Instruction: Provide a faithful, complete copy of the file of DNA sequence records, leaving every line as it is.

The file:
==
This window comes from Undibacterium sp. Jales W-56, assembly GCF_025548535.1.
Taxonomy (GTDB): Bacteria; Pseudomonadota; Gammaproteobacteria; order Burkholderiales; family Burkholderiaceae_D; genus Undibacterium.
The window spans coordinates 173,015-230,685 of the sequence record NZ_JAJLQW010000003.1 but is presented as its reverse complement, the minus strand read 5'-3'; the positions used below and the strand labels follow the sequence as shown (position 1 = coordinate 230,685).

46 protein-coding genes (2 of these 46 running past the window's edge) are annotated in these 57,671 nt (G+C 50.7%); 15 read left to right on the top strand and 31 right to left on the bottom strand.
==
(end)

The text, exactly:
This window comes from Undibacterium sp. Jales W-56, assembly GCF_025548535.1.
Taxonomy (GTDB): Bacteria; Pseudomonadota; Gammaproteobacteria; order Burkholderiales; family Burkholderiaceae_D; genus Undibacterium.
The window spans coordinates 173,015-230,685 of the sequence record NZ_JAJLQW010000003.1 but is presented as its reverse complement, the minus strand read 5'-3'; the positions used below and the strand labels follow the sequence as shown (position 1 = coordinate 230,685).

46 protein-coding genes (2 of these 46 running past the window's edge) are annotated in these 57,671 nt (G+C 50.7%); 15 read left to right on the top strand and 31 right to left on the bottom strand.